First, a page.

This piece is part of a series of paid commissioned opinion and personal essay pieces by Disabled writers. Disabled people are constantly asked to work for free, to give their opinion for free and to educate people for free, and so I have created this space to not only give Disabled writers the opportunity to write and speak, but to gain income as well. You can expect to hear from a variety of Disabled, Deaf and hard of hearing people, Neurodivergent people and those living with chronic and mental illness. This is entirely fundraised for. Pacing & Chronic Illness | What I’ve Learntby Natasha LipmanLike many people living with chronic illness, I have a bit of a complex relationship with pacing.Having been told to “do it” for most of my life, but never taught what “it” actually was, I spent many years believing that pacing was:
- Do a thing
- Do another thing
- Pacing doesn’t have to be blocks of activity followed by blocks of full cognitive rest. This is something that I always struggled to do – and was pretty much the extent to which pacing had been explained to me in the past. So when she said this, I sighed an existential sigh of relief. I think about different energy “buckets” – physical energy, mental energy, and restful energy. I can switch between them.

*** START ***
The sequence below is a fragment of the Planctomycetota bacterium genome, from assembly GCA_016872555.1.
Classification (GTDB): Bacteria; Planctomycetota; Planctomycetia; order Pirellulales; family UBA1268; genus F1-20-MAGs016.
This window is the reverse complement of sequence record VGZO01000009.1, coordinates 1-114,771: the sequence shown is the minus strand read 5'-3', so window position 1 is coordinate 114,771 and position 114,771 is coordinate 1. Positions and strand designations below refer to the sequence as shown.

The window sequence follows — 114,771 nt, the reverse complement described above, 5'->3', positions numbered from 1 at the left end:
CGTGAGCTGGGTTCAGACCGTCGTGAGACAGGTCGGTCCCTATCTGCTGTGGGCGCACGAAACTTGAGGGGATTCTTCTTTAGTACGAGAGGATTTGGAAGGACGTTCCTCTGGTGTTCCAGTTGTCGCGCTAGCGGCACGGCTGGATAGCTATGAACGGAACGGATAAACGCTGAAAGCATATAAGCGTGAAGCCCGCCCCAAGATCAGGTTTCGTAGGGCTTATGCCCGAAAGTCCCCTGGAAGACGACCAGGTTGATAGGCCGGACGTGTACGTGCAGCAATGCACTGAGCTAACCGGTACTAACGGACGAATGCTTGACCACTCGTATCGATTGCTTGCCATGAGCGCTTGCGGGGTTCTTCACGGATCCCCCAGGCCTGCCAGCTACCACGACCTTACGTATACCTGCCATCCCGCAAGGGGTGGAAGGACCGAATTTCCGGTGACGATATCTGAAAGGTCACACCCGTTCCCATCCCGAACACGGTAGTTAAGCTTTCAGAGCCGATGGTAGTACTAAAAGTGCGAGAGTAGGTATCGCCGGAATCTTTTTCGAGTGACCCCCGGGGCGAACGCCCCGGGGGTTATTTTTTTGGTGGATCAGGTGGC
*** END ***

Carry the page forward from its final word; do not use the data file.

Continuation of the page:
- Pacing shouldn’t be a thing that makes us feel as though we’re able to do less, having to restrict our lives. Of course it can be a real challenge, but the aim of it is to enable us to do more things in a more sustainable way over time.
- Pacing needs to be proactive not reactive. That it’s better to take a short break before you need to, not after you already start to feel totally rubbish and need to take a substantially longer break to recover.
Leave a Reply